The “Greek Crisis” category additionally includes:

– The Featured Videosplaylist showcases edited versions of certain events, as well as videos that include stock footage from this Archive;

– The Selected Shotsplaylist singles-out certain (Best-of) clips from all Event-playlists between 2011–2016;

– The Greek Voices playlist is a collection of all on-camera statements –through interviews or caught-on-camera incidentally– by different Greek people;

– Τhe Timelinelists ALL Event-playlists in Chronological Order, so as to display the progression of events leading up to the election of PM Alexis Tsipras and the “Syriza” left-wing political party. It should be noted that, coincidently, the Timeline is chronologically-divided between three different government administrations, each lead consecutively by one of the three prevailing Greek political parties at that time, between 2011–2016, thus providing a kind of “three-Act structure” in the presentation of all events found in this interactive web-documentary:

  • ACT I: PASOK 2011–2012 (social-democratic party) George Papandreou Cabinet / Lucas Papademos Cabinet, supported by New Democracy & LAOS political parties.
  • ACT II: New Democracy 2012–2015 (liberal-conservative party) Antonis Samaras Cabinet, supported by PASOK and DIMAR political parties.
  • ACT III: SYRIZA 2015–2016 (left-wing party) Alexis Tsipras Cabinet, supported by ANEL political party.

Refugee Crisis in Greece

The “Refugee Crisis” category documents the plight immigrants and refugees go through as they arrive from Turkey into Greece, the migrant gateway into Europe. We witness the refugee tragedy, at the time that this footage was taken, primarily of the Syrian people, as: Boats filled with refugees coming through Turkey enter Greek waters and get rescued on Lesvos island, before being cared for at coastal and UNHCR camps; refugees being shipped off the island and housed in tents at Athens’ main port; refugees who have found their way to Victoria square in the center of Athens (in order to make personal arrangements for alternate ways to exit Greece); and refugees who are loaded to buses headed to one of the refugee hospitality centers, which look more like modern concentration camps. The “Refugee Crisis” footage was filmed, primarily, between 2015–2016, and is divided between four (4) separate locations, in three different regions of Greece:

  1. Lesvos Island aka Mytilini (northeastern Aegean sea);
  2. Piraeus Port (Athens);
  3. Victoria Square (Athens);
  4. Idomeni Makeshift Refugee Camp (border of northern Greece), the largest refugee camp in Europe at that time.

The Location-playlists are followed by an Antifascist-Antiracist Rally that took place in Athens in 2017, one of the most massive antifascist/pro-refugee mobilizations to ever occur in Greece.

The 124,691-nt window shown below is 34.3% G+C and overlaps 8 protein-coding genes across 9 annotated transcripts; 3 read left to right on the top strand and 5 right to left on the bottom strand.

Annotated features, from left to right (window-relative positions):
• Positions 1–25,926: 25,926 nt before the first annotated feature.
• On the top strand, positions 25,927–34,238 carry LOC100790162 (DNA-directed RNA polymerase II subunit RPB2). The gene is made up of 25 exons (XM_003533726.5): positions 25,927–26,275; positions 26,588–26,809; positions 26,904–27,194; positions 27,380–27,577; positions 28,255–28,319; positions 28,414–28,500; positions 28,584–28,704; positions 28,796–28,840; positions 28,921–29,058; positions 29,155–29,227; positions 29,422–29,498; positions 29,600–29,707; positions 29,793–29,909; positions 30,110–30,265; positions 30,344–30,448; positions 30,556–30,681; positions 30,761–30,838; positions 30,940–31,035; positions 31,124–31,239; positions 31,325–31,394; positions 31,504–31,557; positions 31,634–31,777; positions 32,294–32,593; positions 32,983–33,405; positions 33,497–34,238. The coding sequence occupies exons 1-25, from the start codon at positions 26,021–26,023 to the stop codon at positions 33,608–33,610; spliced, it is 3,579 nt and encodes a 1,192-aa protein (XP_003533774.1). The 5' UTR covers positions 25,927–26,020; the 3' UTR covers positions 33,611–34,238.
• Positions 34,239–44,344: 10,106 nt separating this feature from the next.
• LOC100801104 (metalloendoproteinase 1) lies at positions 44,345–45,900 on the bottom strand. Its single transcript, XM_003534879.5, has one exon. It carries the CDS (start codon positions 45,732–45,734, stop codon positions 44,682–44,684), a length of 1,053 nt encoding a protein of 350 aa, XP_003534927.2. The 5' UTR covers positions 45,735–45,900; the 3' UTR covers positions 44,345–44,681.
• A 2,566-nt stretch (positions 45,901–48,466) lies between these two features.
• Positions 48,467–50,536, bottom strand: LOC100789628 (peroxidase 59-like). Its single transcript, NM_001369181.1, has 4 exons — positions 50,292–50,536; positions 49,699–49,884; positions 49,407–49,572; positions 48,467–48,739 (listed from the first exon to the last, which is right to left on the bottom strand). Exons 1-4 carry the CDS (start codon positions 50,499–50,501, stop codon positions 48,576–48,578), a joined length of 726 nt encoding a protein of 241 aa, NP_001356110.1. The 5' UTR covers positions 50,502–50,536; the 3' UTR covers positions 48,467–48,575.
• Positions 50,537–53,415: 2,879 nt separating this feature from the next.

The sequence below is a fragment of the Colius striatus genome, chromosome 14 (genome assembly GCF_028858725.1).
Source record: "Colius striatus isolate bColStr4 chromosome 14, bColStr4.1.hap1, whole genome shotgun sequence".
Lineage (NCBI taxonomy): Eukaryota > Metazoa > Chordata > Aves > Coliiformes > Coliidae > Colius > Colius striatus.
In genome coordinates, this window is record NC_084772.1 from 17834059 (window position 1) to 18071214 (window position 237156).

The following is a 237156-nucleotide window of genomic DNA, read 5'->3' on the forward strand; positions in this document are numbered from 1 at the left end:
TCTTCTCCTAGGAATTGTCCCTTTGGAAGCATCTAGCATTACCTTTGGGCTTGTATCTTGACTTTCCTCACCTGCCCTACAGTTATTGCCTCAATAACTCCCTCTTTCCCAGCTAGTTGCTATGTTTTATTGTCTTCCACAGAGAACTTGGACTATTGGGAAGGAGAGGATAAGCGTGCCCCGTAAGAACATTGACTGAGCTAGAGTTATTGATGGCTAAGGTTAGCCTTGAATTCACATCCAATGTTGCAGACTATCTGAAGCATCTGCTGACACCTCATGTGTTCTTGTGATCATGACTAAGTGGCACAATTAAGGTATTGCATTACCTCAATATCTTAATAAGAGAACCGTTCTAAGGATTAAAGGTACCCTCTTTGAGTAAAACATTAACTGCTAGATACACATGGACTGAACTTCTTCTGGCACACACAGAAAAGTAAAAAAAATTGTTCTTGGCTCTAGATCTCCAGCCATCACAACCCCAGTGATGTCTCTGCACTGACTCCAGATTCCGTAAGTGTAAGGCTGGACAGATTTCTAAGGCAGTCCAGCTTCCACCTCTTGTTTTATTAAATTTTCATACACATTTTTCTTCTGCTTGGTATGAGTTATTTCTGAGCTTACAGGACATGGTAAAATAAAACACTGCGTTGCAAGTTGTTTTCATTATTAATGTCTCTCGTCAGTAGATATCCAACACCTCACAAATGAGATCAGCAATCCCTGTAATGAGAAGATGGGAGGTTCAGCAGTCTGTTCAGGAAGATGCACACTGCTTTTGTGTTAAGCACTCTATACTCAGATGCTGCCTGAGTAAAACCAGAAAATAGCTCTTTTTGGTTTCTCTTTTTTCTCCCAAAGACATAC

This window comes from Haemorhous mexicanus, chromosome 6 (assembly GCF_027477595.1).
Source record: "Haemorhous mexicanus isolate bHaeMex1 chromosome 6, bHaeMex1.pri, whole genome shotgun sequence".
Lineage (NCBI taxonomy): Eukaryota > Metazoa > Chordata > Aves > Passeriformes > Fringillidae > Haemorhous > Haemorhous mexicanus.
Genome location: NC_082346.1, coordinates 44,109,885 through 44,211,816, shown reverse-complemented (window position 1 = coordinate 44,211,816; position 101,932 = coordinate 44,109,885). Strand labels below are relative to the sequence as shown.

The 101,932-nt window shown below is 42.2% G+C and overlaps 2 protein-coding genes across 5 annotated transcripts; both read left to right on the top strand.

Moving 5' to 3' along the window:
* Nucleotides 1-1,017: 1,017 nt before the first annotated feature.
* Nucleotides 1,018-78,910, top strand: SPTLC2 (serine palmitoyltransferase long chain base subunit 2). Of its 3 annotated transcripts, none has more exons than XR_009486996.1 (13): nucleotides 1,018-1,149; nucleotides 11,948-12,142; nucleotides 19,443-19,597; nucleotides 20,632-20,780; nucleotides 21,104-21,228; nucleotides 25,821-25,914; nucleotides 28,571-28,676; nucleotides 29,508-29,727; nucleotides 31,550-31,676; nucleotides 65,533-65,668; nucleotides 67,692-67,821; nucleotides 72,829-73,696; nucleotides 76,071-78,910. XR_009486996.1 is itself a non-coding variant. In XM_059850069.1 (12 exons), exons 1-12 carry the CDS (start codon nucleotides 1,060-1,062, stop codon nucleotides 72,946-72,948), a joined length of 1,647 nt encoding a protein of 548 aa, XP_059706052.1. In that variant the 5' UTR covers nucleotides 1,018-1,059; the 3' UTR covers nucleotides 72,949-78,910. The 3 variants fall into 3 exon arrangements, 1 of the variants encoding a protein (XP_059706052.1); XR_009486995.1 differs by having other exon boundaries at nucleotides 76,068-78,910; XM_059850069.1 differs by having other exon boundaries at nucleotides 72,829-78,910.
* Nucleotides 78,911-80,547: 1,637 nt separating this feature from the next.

Greek Chronicle Project

Footage from this audiovisual database has been broadcast by media news groups and has been incorporated in short and feature films, and documentaries, by local and international production companies and networks (National Geographic StudiosBBCArteNational Film Board of Canada, among others). In April 2012, a series of 10 edited videos from this footage Archive –shot by Mr. Haitidis during 2012, at the peak of social turmoil caused by the Greek Crisis– officially participated as the Greek entry and were presented at the international exhibition, “7th Berlin Biennale for Contemporary Art 2012”, as part of the project, “Breaking the News”, organized by KW Institute for Contemporary Art (Berlin, Germany).

In 2014, Mr. Haitidis was Second Unit Director / Cinematographer in the independent American film, “Promakhos” (aka The First Line), which dealt with Greece’s claim for the Parthenon Marbles. Footage he filmed of the protagonists in a real protest in Athens (6th December 2013, memorial day of Alexis Grigoropoulos, a youth killed by Greek police) were intercut with footage from this Archive and were incorporated in the final film, giving the impression that these fictional characters were present at the actual events that took place in Greece during 2011 and 2012.

The completed Greek Chronicle Project: Footage Archive had its World Premiere on January 2018, at “Hellas Filmbox Berlin” film festival, and held its Greek premiere at the 2018 “Thessaloniki Documentary Festival”.

Website visitors and industry professionals are now able to view and choose through a chronological digital archive of video-documented events, between 2011 and 2016. Photographs are in high resolution and video footage is in high definition quality (full HD). Photographs and video footage are available for licensing, as stock footage, for use in web, TV, film and documentary productions.

Creator / Producer: Zafeiris Haitidis